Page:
Authors’ contributions

AI, FY, TS, and TE designed experiments. AI, FY, and TE performed experiments. AI, FY, TS, EN, and MK wrote the manuscript. All authors read and approved the final manuscript.

Competing interests

The authors declare that they have no competing interests.

Consent for publication

Not applicable.

Ethics approval and consent to participate

Xenopus laevis experiments complied with the Regulation on Animal Experimentation at Kyoto University and were approved by the Animal Experimentation Committee of Kyoto University.

Open AccessThis article is distributed under the terms of the Creative Commons Attribution 4.0 International License (http://creativecommons.org/licenses/by/4.0/), which permits unrestricted use, distribution, and reproduction in any medium, provided you give appropriate credit to the original author(s) and the source, provide a link to the Creative Commons license, and indicate if changes were made. The Creative Commons Public Domain Dedication waiver (http://creativecommons.org/publicdomain/zero/1.0/) applies to the data made available in this article, unless otherwise stated.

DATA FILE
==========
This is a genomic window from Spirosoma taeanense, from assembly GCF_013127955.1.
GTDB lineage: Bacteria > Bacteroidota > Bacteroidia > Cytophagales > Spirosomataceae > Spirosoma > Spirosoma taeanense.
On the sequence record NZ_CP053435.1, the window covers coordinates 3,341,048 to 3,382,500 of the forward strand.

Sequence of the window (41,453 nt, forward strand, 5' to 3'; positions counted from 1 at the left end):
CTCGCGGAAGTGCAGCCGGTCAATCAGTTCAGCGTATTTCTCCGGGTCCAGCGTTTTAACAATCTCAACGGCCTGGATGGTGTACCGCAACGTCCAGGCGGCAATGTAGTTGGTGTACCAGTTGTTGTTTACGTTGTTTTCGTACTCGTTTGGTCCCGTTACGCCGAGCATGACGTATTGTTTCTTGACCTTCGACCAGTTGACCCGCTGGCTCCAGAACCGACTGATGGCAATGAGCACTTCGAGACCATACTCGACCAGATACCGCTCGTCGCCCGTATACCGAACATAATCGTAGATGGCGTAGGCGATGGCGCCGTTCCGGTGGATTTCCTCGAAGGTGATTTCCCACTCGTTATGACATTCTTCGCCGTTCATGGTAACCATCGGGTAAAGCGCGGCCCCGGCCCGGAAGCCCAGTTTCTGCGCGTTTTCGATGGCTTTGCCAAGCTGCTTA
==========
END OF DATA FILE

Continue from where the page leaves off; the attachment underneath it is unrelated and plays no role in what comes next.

Authors’ Affiliations

(1)
Department of Cell and Developmental Biology, Graduate School of Biostudies, Kyoto University

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Copyright

© The Author(s). 2016